Interdisciplinary pain rehabilitation programs (IPRP) have garnered significant support as an alternative to long-term opioid therapy for chronic pain management, and conclusions from new research published last month by the American Pain Society provides further confirmation of the benefits. But the authors also note that access to these programs remains problematic for many patients with pain because of insufficient payor coverage and too few interdisciplinary care providers. APS president William Maixner, DDS, PhD, commented, “Doctors refer patients to specialty pain clinics, usually filled to capacity, so desperation sets in and the next stop could be a dealer on the street. We need more specialty pain clinics, but paltry reimbursements offer no incentives for opening more programs.” The findings were published in the June edition of Journal of Pain.
Mayo clinic researchers tested the hypothesis that patients who were tapered off opioids through treatment in IPRPs would experience significant pain reduction and functional improvement; the findings proved this to be correct, and that the functional improvement was sustained 6 months after treatment. The authors wrote that “The ultimate aim of IPRP is not to alleviate pain or produce short-term functional gains, but rather to foster sustained benefits that patients can continue for the remainder of their lives.” Dr. Maixner added “Medicare, Medicaid and private insurers, therefore, must offer better coverage for biopsychosocial pain management as part of a comprehensive national effort to bring relief to people with chronic pain without resorting to opioids.”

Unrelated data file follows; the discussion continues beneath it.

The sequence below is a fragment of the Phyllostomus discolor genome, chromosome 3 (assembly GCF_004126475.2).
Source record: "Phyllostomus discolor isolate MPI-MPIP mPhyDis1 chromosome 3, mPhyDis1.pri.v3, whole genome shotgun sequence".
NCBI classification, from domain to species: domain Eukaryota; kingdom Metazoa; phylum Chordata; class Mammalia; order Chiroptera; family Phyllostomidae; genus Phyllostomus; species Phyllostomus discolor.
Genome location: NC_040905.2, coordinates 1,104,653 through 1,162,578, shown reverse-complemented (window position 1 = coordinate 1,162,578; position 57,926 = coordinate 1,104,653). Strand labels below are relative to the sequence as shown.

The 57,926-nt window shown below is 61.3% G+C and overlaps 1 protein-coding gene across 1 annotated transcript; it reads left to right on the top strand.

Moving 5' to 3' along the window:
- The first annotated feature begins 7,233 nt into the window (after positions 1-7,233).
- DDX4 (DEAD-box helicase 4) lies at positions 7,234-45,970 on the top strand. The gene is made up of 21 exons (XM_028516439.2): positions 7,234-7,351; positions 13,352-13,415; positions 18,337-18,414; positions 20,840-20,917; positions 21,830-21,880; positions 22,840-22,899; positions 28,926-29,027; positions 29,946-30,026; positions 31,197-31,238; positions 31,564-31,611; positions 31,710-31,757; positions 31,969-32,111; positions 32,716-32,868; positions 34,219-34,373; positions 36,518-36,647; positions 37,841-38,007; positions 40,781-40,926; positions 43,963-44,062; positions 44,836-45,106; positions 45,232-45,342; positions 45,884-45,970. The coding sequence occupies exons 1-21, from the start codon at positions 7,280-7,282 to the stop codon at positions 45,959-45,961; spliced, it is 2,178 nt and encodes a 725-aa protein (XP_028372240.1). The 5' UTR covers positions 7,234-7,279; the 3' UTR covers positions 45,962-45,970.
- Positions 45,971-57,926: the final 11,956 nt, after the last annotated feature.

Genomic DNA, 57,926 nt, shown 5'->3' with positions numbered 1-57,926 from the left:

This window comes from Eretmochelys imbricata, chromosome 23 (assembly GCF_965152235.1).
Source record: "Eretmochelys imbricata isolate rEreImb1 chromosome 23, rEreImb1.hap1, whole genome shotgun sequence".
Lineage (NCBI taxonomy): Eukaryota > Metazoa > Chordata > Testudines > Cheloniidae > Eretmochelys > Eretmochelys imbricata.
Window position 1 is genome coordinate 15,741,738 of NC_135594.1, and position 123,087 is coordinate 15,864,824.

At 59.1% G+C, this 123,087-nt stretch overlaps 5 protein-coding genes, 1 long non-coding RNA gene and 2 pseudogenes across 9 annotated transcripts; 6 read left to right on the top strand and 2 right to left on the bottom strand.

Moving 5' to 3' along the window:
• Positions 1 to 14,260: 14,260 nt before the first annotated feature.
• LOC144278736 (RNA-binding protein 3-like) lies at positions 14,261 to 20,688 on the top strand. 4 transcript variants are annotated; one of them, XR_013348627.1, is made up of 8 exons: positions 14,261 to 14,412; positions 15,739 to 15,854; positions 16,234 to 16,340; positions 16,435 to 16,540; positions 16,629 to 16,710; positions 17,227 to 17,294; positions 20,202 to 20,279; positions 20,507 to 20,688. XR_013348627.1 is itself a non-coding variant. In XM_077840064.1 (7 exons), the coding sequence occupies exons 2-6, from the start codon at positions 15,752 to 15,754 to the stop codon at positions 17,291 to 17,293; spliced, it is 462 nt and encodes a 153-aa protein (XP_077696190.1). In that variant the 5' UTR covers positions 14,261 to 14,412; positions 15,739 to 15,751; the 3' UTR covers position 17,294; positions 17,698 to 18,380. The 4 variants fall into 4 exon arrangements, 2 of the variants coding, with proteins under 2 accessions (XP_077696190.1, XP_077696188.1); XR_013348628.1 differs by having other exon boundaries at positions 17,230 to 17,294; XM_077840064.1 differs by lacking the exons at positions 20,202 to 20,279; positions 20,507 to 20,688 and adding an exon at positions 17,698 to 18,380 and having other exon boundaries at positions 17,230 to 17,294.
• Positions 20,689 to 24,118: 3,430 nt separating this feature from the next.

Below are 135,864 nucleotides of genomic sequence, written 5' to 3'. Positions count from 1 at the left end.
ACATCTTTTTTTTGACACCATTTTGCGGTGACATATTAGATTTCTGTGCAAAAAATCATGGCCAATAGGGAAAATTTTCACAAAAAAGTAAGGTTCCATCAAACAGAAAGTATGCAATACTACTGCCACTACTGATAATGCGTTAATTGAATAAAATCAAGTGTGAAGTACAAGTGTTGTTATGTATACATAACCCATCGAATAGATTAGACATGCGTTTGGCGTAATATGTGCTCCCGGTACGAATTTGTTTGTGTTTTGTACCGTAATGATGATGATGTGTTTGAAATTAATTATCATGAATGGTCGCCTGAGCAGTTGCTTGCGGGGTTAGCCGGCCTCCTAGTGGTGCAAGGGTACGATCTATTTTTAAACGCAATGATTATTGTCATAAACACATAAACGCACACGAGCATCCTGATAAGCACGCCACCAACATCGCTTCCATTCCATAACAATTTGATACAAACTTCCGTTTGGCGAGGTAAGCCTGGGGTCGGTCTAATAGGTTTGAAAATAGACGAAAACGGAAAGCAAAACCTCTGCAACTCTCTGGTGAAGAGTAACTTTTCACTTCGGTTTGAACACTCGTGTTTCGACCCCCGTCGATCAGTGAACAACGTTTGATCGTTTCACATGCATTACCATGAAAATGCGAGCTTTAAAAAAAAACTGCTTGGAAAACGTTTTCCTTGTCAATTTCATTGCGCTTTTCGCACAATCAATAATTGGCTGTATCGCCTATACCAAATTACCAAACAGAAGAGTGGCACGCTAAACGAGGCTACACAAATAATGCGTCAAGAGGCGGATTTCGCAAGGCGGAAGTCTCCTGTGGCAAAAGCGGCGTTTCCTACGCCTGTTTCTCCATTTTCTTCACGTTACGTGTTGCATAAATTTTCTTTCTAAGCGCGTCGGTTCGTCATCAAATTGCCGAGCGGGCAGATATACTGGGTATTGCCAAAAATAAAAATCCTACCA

Read the conclusions and recommendations.
The journal abstract may be read here.
Posted on July 3, 2018